Why You Might Get a Stick of Dynamite If You Order a Taco

Shrimp Tacos with Pickled-Red-Onion Salad © Quentin Bacon
By Annie Quigley Posted August 12, 2015

If you ever find yourself in 19th century Mexico, be careful when you ask for a taco.

In this series, we reveal the secrets, histories and quirky bits of trivia behind your favorite foods.

The word "taco" isn't as old as you may think. From a Spanish word meaning "plug" or "wad," "taco" wasn't used in common parlance until the 19th century.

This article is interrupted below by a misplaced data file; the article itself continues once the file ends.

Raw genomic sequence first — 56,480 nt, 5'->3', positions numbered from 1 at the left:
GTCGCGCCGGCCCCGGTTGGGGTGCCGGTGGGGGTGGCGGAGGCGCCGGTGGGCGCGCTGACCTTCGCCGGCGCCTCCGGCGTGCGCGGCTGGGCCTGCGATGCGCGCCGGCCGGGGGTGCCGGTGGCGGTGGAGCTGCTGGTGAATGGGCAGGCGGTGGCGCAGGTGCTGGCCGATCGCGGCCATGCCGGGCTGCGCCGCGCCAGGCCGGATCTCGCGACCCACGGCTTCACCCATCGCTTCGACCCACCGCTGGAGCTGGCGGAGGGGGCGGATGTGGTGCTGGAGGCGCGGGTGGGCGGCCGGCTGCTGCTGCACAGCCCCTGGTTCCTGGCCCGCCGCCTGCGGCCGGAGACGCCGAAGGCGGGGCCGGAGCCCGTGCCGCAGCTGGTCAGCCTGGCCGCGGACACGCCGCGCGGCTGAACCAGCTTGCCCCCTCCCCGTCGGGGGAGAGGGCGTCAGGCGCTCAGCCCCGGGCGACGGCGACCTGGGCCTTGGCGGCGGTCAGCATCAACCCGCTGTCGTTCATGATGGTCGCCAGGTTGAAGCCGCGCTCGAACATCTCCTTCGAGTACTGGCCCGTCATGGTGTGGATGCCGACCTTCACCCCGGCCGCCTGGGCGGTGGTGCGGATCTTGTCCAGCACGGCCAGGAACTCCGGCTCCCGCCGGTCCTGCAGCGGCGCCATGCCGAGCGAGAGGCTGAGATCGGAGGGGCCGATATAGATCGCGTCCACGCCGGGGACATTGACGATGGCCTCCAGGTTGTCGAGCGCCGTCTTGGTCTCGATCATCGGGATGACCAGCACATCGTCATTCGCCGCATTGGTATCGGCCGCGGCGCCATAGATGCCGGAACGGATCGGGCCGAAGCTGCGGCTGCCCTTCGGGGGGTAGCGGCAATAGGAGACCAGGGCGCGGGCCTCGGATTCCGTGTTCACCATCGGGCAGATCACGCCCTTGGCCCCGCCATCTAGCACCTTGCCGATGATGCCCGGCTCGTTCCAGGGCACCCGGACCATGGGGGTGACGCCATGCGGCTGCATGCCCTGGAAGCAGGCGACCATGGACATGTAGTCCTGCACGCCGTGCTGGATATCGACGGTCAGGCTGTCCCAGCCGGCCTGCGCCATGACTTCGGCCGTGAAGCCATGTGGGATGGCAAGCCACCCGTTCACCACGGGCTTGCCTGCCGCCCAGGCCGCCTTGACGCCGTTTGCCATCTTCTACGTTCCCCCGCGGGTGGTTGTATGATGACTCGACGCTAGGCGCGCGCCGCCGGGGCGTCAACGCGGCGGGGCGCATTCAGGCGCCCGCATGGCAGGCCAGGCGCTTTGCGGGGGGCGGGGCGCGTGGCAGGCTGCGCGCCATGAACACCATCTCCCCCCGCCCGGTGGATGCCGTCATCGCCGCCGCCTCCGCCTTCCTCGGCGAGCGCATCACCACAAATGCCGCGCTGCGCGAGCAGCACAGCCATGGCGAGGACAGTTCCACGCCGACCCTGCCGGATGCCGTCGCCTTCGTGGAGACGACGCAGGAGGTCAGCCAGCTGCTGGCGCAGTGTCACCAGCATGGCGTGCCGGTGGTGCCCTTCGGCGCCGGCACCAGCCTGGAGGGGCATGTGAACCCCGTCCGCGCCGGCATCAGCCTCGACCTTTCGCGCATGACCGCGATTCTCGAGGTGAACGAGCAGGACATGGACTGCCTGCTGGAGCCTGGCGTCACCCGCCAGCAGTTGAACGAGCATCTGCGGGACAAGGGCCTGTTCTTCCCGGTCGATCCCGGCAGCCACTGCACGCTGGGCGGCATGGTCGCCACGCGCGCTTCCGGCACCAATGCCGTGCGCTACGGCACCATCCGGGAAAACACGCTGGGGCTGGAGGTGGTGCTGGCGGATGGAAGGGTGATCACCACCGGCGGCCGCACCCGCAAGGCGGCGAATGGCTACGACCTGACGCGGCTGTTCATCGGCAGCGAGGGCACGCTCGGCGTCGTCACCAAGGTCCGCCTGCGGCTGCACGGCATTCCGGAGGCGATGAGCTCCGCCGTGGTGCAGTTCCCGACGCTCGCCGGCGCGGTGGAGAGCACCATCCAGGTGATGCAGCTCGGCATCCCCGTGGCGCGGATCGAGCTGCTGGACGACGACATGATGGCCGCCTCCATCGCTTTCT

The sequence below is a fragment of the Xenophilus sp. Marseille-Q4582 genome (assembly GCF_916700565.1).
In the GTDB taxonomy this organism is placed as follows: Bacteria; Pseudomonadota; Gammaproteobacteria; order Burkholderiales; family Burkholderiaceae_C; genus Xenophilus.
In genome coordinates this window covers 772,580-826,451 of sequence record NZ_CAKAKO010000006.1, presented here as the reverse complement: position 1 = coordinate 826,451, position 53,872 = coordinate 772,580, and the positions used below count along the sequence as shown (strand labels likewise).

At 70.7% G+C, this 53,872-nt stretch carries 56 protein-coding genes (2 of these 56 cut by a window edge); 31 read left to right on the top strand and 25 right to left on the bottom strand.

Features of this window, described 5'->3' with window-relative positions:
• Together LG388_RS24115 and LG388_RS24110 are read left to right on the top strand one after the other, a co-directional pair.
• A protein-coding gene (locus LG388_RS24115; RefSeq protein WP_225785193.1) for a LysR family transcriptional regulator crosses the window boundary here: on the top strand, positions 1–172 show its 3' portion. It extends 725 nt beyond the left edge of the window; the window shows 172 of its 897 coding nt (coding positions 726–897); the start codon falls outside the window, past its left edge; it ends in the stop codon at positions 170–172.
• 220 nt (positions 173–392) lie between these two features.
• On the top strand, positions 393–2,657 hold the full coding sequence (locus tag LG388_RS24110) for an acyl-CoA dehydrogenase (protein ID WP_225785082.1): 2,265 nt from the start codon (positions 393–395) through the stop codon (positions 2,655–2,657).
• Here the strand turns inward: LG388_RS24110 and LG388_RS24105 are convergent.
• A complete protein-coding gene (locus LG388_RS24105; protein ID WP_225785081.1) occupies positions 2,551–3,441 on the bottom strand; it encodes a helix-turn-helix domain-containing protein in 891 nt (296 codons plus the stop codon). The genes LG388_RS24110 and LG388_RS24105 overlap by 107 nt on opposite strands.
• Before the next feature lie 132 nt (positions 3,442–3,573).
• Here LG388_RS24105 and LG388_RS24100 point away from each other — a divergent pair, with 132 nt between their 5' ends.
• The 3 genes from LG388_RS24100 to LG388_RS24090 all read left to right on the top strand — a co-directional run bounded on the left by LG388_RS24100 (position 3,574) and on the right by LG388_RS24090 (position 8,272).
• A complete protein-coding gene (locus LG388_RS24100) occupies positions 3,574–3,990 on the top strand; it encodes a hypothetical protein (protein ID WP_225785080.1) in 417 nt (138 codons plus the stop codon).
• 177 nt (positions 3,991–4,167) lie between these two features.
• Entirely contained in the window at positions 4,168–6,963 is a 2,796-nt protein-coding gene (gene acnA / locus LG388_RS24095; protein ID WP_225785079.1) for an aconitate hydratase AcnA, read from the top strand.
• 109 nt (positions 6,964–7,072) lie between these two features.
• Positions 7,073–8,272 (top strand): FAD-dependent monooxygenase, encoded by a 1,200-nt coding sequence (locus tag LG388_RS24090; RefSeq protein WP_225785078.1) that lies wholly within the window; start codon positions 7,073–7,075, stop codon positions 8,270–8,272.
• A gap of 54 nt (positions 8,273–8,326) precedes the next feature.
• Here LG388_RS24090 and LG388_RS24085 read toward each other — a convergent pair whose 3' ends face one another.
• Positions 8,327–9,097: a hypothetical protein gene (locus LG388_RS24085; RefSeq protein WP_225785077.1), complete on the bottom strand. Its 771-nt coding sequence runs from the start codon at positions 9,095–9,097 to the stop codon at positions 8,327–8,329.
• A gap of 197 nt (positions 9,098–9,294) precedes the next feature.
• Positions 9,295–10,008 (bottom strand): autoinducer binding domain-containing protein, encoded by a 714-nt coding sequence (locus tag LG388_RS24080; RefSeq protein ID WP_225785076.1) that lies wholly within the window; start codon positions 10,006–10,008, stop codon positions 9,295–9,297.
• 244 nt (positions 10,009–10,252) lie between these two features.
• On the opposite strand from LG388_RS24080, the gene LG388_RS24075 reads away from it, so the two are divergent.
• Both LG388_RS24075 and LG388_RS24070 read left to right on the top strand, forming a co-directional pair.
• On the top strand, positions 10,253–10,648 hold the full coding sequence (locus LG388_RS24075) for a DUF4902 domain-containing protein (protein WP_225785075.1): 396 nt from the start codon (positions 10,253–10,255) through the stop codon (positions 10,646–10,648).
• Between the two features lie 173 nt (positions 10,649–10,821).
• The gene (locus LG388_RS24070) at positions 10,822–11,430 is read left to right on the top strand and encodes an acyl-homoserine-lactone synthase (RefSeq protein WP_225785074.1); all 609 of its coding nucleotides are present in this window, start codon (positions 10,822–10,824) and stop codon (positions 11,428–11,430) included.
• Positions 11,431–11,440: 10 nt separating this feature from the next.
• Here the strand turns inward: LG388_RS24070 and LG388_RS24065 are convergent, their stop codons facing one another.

Taco scholars (they exist) believe that the taco was most likely invented in the 1800s by Mexican silver miners. For the miners, a "taco" was a paper-wrapped stick of gunpowder used to excavate the mines. If you think about it, a tightly rolled taco does look a lot like a rolled-up charge. That theory is further supported by the fact that one of the first types of edible tacos ever referenced in a written record was a taco de minero, or miner's taco.

The next time you're peckish, plug your hunger with a taco—preferably the meat- or vegetable-filled, not dynamite. Here, F&W's ultimate taco guide to get you started.

Related: 12 Delicious Fish Tacos
Best Taco Spots in the U.S.
How to Make a Tortilla

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